About Jack Danahy
Jack Danahy is the co-founder and CTO of Barkly, the Endpoint Protection Platform that delivers the strongest protection with the fewest false positives and simplest management. A 25-year innovator in computer, network and data security, Jack was previously the founder and CEO of two successful security companies: Qiave Technologies (acquired by Watchguard Technologies in 2000) and Ounce Labs (acquired by IBM in 2009). Jack is a frequent writer and speaker on security and security issues, and has received multiple patents in a variety of security technologies. Prior to founding Barkly, he was the Director of Advanced Security for IBM, and led the delivery of security services for IBM in North America.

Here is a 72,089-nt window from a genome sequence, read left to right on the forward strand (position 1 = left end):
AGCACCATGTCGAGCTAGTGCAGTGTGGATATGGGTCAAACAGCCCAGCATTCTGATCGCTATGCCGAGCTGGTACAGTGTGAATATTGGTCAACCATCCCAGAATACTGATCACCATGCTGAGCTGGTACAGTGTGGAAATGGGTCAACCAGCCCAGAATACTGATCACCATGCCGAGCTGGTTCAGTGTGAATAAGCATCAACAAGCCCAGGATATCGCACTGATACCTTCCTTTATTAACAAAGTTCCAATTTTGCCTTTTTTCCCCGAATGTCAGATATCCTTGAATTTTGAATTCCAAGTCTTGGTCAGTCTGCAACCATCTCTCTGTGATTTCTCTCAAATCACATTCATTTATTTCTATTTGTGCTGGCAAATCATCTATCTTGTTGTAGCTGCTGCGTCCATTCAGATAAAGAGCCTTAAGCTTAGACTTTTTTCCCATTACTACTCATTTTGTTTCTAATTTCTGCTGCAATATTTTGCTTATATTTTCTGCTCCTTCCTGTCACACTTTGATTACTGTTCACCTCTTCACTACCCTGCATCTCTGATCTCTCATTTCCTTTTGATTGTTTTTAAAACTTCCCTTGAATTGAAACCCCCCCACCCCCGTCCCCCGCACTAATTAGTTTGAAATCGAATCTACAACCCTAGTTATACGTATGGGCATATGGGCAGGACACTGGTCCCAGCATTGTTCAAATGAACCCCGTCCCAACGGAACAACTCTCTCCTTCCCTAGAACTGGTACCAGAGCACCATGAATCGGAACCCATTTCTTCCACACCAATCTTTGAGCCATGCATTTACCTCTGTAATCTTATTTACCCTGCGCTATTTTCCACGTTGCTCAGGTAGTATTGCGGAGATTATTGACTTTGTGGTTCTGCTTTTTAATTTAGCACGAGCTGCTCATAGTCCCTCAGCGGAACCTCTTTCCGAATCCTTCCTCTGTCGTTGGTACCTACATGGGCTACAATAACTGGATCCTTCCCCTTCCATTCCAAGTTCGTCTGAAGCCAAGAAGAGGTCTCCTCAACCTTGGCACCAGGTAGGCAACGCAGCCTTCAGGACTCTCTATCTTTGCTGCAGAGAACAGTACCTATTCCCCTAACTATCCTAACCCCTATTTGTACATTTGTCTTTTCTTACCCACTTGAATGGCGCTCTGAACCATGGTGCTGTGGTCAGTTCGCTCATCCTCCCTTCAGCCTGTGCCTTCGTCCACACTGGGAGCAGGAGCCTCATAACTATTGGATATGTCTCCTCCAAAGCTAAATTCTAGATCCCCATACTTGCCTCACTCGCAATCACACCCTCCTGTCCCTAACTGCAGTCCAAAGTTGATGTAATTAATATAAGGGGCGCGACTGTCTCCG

The views, opinions and positions expressed within these guest posts are those of the author alone and do not represent those of Becker's Hospital Review/Becker's Healthcare. The accuracy, completeness and validity of any statements made within this article are not guaranteed. We accept no liability for any errors, omissions or representations. The copyright of this content belongs to the author and any liability with regards to infringement of intellectual property rights remains with them.